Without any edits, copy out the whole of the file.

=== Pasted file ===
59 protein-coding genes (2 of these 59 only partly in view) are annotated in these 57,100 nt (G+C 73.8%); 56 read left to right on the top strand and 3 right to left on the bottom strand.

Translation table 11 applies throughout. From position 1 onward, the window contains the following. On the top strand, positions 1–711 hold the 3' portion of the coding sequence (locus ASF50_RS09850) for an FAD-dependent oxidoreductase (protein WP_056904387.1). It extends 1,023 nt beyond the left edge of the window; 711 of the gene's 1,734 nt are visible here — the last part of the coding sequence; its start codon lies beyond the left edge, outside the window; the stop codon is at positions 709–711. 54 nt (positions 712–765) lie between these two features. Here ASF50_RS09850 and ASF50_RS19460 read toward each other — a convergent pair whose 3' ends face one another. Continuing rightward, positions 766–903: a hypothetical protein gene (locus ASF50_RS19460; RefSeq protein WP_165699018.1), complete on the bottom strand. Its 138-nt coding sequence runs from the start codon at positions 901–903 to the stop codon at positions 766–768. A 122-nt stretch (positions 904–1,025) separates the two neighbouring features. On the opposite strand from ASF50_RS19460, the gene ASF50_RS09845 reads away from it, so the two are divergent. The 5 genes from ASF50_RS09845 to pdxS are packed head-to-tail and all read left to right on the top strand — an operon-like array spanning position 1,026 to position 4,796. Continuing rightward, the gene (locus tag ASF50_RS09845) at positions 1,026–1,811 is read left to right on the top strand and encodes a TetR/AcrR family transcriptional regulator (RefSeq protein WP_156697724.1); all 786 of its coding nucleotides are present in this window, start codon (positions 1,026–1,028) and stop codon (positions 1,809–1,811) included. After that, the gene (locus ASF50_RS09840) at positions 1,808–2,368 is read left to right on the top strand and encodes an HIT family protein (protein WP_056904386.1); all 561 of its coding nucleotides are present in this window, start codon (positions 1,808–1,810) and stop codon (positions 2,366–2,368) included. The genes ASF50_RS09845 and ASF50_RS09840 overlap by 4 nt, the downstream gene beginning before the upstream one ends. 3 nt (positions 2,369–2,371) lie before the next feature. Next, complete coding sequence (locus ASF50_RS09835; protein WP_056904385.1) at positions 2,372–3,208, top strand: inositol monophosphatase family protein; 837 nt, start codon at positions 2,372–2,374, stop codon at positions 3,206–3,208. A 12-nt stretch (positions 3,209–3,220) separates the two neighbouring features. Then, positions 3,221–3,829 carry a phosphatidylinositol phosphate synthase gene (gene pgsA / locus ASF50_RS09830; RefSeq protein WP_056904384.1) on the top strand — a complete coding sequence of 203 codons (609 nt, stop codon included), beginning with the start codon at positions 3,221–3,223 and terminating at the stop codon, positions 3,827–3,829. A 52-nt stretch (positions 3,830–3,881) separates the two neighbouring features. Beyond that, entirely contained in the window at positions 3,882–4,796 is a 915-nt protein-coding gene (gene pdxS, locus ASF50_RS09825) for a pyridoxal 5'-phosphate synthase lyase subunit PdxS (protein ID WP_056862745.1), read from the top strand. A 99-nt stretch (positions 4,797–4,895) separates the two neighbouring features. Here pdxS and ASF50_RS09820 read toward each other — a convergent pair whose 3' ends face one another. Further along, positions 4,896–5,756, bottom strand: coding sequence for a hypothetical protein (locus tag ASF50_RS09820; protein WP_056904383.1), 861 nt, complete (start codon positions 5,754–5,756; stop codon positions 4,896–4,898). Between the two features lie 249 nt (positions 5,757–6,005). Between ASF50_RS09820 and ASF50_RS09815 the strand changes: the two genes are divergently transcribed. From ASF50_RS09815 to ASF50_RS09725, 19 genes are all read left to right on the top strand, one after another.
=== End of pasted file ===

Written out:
59 protein-coding genes (2 of these 59 only partly in view) are annotated in these 57,100 nt (G+C 73.8%); 56 read left to right on the top strand and 3 right to left on the bottom strand.

Translation table 11 applies throughout. From position 1 onward, the window contains the following. On the top strand, positions 1–711 hold the 3' portion of the coding sequence (locus ASF50_RS09850) for an FAD-dependent oxidoreductase (protein WP_056904387.1). It extends 1,023 nt beyond the left edge of the window; 711 of the gene's 1,734 nt are visible here — the last part of the coding sequence; its start codon lies beyond the left edge, outside the window; the stop codon is at positions 709–711. 54 nt (positions 712–765) lie between these two features. Here ASF50_RS09850 and ASF50_RS19460 read toward each other — a convergent pair whose 3' ends face one another. Continuing rightward, positions 766–903: a hypothetical protein gene (locus ASF50_RS19460; RefSeq protein WP_165699018.1), complete on the bottom strand. Its 138-nt coding sequence runs from the start codon at positions 901–903 to the stop codon at positions 766–768. A 122-nt stretch (positions 904–1,025) separates the two neighbouring features. On the opposite strand from ASF50_RS19460, the gene ASF50_RS09845 reads away from it, so the two are divergent. The 5 genes from ASF50_RS09845 to pdxS are packed head-to-tail and all read left to right on the top strand — an operon-like array spanning position 1,026 to position 4,796. Continuing rightward, the gene (locus tag ASF50_RS09845) at positions 1,026–1,811 is read left to right on the top strand and encodes a TetR/AcrR family transcriptional regulator (RefSeq protein WP_156697724.1); all 786 of its coding nucleotides are present in this window, start codon (positions 1,026–1,028) and stop codon (positions 1,809–1,811) included. After that, the gene (locus ASF50_RS09840) at positions 1,808–2,368 is read left to right on the top strand and encodes an HIT family protein (protein WP_056904386.1); all 561 of its coding nucleotides are present in this window, start codon (positions 1,808–1,810) and stop codon (positions 2,366–2,368) included. The genes ASF50_RS09845 and ASF50_RS09840 overlap by 4 nt, the downstream gene beginning before the upstream one ends. 3 nt (positions 2,369–2,371) lie before the next feature. Next, complete coding sequence (locus ASF50_RS09835; protein WP_056904385.1) at positions 2,372–3,208, top strand: inositol monophosphatase family protein; 837 nt, start codon at positions 2,372–2,374, stop codon at positions 3,206–3,208. A 12-nt stretch (positions 3,209–3,220) separates the two neighbouring features. Then, positions 3,221–3,829 carry a phosphatidylinositol phosphate synthase gene (gene pgsA / locus ASF50_RS09830; RefSeq protein WP_056904384.1) on the top strand — a complete coding sequence of 203 codons (609 nt, stop codon included), beginning with the start codon at positions 3,221–3,223 and terminating at the stop codon, positions 3,827–3,829. A 52-nt stretch (positions 3,830–3,881) separates the two neighbouring features. Beyond that, entirely contained in the window at positions 3,882–4,796 is a 915-nt protein-coding gene (gene pdxS, locus ASF50_RS09825) for a pyridoxal 5'-phosphate synthase lyase subunit PdxS (protein ID WP_056862745.1), read from the top strand. A 99-nt stretch (positions 4,797–4,895) separates the two neighbouring features. Here pdxS and ASF50_RS09820 read toward each other — a convergent pair whose 3' ends face one another. Further along, positions 4,896–5,756, bottom strand: coding sequence for a hypothetical protein (locus tag ASF50_RS09820; protein WP_056904383.1), 861 nt, complete (start codon positions 5,754–5,756; stop codon positions 4,896–4,898). Between the two features lie 249 nt (positions 5,757–6,005). Between ASF50_RS09820 and ASF50_RS09815 the strand changes: the two genes are divergently transcribed. From ASF50_RS09815 to ASF50_RS09725, 19 genes are all read left to right on the top strand, one after another.